While these aspects of Finnish culture may appear formal to outsiders, they reflect Finns’ commitment to creating a harmonious and considerate society.
Last but certainly not least for us, the Finnish language is a fascinating aspect of Finnish culture. As a member of the Finno-Ugric language family, Finnish is not directly related to the majority of European languages, making it unique and distinct.
Known for its complexity and rich vocabulary, the Finnish language can be challenging to learn for non-native speakers — It has numerous grammatical cases, vowel harmony, and a distinct sound system. For this very reason, Finns greatly appreciate it when foreigners make an effort to learn their language, and, lucky for us, they are often delighted to help.
Another interesting feature of Finnish is its emphasis on equality and gender neutrality. Unlike many other European languages, Finnish doesn’t have grammatical gender. In other words, nouns, personal pronouns, and adjectives don’t have gender-specific forms or use masculine or feminine pronouns. This linguistic characteristic aligns with the Finnish value of equality, and it makes Finnish a very welcoming language for people of all genders.
At Language Trainers, we believe that exploring the Finnish language can be an adventure in itself, allowing you to delve into the intricacies of a unique linguistic heritage and gain a deeper understanding of Finnish culture.
By embracing the aspects of Finnish culture discussed in today’s article, foreigners can gain a better appreciation of what makes Finland truly special.
So, whether you’re enjoying a steamy sauna session, sipping a cup of Finnish coffee with newfound friends, or immersing yourself in the nuances of the Finnish language, remember that life in Finland is an invitation to experience a culture that beautifully weaves together the old and the new.
Finns are often perceived as reserved, but it is more a cultural characteristic (shared by the Norwegian and Swedish people) than shyness. They value personal space, tend to speak more softly and take time to build relationships. Once you get to know them, Finns can be warm, hospitable, and engaging.
Yes, the Finnish education system is highly regarded worldwide. It emphasises equality, individualised learning, and a holistic approach to education. For decades, Finnish students have consistently ranked among the top performers in international assessments.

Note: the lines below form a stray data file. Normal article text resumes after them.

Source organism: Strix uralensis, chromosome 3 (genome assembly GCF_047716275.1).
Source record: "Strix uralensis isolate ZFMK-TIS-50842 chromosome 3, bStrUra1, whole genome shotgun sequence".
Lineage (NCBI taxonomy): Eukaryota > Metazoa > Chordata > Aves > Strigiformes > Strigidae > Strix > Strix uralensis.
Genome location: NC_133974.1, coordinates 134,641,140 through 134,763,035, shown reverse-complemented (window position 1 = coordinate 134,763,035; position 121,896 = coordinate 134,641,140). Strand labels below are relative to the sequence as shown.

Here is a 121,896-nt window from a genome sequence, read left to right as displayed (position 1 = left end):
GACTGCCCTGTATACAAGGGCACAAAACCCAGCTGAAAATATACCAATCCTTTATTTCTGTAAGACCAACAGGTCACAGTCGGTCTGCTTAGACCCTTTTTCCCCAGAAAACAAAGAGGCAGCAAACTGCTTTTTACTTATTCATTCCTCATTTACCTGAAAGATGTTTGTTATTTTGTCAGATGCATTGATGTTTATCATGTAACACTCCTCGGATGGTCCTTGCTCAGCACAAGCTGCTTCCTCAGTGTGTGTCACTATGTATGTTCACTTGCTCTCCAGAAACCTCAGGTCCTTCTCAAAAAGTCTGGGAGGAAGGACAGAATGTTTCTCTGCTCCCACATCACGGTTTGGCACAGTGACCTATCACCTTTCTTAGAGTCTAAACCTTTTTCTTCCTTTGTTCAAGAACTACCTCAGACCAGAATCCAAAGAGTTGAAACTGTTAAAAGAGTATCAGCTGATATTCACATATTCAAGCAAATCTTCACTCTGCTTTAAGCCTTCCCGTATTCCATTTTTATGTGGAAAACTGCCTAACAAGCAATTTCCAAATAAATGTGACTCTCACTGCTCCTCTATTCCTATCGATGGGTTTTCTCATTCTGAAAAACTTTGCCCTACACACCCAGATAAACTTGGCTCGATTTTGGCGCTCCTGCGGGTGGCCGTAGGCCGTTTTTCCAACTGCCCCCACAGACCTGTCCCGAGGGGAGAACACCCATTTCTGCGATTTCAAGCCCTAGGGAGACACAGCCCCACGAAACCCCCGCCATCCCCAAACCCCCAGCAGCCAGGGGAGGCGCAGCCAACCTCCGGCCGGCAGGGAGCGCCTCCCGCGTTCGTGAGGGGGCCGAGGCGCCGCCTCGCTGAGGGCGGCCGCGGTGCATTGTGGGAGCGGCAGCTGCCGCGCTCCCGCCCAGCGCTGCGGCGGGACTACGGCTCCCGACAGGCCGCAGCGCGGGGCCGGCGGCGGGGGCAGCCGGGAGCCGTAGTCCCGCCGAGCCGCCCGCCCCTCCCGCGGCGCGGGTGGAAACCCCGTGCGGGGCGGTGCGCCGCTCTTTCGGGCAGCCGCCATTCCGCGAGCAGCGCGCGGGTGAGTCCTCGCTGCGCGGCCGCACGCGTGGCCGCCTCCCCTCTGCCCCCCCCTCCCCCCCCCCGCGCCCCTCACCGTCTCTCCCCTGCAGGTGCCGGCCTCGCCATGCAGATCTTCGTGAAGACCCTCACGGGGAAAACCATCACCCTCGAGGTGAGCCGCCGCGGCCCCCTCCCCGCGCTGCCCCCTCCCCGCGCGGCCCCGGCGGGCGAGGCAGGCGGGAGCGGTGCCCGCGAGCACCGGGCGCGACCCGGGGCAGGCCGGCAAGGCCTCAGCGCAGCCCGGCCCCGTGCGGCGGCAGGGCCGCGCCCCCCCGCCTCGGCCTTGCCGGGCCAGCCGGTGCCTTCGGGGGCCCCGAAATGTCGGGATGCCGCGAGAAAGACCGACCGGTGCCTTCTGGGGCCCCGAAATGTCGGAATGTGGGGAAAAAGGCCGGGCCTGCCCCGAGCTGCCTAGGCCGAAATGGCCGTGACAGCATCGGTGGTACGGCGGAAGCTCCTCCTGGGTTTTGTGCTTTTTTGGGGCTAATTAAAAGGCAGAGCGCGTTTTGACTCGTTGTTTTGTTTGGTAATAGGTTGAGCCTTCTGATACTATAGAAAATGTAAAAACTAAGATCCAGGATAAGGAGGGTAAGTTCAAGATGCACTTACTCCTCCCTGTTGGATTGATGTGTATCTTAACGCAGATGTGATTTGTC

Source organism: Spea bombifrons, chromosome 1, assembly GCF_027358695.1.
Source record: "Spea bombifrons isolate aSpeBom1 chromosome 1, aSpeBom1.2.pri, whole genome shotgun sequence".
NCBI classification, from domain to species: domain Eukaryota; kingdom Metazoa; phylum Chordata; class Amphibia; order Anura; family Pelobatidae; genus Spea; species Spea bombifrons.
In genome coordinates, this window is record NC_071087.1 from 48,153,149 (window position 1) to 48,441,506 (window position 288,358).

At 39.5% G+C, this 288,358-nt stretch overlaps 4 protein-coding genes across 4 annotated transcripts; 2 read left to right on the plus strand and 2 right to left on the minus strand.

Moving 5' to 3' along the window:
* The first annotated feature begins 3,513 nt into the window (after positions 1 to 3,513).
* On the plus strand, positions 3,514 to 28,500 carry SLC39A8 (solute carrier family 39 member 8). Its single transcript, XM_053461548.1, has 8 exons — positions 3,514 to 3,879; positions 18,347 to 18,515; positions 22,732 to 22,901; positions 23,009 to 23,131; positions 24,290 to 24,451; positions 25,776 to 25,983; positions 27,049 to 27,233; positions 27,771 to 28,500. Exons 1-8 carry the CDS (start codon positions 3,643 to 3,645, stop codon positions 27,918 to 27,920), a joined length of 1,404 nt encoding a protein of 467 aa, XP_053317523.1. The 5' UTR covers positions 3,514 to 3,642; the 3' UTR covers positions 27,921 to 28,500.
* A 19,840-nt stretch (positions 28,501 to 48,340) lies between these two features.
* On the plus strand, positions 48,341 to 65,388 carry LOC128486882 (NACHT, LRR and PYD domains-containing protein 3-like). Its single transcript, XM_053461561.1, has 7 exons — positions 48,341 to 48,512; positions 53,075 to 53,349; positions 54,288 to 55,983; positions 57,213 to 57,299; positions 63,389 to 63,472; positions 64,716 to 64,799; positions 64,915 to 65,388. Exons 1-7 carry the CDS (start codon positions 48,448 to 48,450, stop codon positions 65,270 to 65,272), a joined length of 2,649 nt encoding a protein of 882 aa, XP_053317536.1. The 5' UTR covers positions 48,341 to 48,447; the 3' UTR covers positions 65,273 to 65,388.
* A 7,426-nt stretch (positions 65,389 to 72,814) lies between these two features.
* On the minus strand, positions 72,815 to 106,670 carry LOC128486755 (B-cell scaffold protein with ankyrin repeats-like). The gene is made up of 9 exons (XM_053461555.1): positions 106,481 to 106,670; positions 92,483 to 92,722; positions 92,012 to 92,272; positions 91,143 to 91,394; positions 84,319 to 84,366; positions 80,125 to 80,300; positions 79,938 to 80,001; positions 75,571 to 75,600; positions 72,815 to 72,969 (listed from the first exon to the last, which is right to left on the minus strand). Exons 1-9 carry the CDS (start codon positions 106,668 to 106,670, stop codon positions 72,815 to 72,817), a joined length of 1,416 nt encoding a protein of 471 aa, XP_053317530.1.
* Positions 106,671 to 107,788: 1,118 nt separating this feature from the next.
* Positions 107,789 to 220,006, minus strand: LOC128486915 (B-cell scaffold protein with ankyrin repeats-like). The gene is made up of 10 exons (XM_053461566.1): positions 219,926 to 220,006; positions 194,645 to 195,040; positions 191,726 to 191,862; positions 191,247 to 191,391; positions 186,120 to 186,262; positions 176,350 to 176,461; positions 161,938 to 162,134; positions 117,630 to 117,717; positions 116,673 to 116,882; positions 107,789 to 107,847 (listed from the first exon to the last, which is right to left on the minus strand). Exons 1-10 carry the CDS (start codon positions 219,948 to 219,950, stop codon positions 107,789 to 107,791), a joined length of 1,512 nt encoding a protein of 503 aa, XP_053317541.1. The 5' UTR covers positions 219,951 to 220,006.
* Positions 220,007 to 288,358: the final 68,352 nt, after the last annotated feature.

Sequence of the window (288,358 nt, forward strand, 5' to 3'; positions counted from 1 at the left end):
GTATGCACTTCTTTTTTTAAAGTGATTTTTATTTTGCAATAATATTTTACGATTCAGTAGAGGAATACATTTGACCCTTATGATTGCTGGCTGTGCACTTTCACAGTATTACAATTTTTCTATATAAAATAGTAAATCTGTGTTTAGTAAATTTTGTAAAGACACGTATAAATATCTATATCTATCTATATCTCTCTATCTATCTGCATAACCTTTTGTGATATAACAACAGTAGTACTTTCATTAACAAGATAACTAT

The Northern Lights, or “Revontulet” in Finnish, hold a mystical and awe-inspiring place in Finnish culture. They are considered natural wonders and they’re often associated with folklore and myths. Finns appreciate the beauty and magic of the Northern Lights.
Life in Finland is generally more expensive than in other parts of Europe, especially when it comes to food, housing, and transportation. However, Finnish citizens benefit from high quality of life and social welfare services, so the cost of living is often worth it.
Yes, it is possible to live in Finland without learning the Finnish language. English is widely spoken and many Finns have a high level of proficiency. However, to truly experience the culture and build meaningful relationships with locals, it is advisable to become fluent in the Finnish language.
Would you like to experience life in Finland instead of just reading about it? Learning Finnish is a great way to familiarise yourself with Finnish culture and become part of the fabric of the country.
At Language Trainers, we work with native Finnish teachers to design custom-made Finnish courses tailored to your individual needs and preferences. No matter what your current level is, our qualified instructors will carefully tailor the course content to match your learning objectives and ensure you make rapid progress.
So, if you’re ready to discover the culture of Finland and get an insider’s perspective, start learning Finish with Language Trainers and find out how we can help you take your language skills to the next level.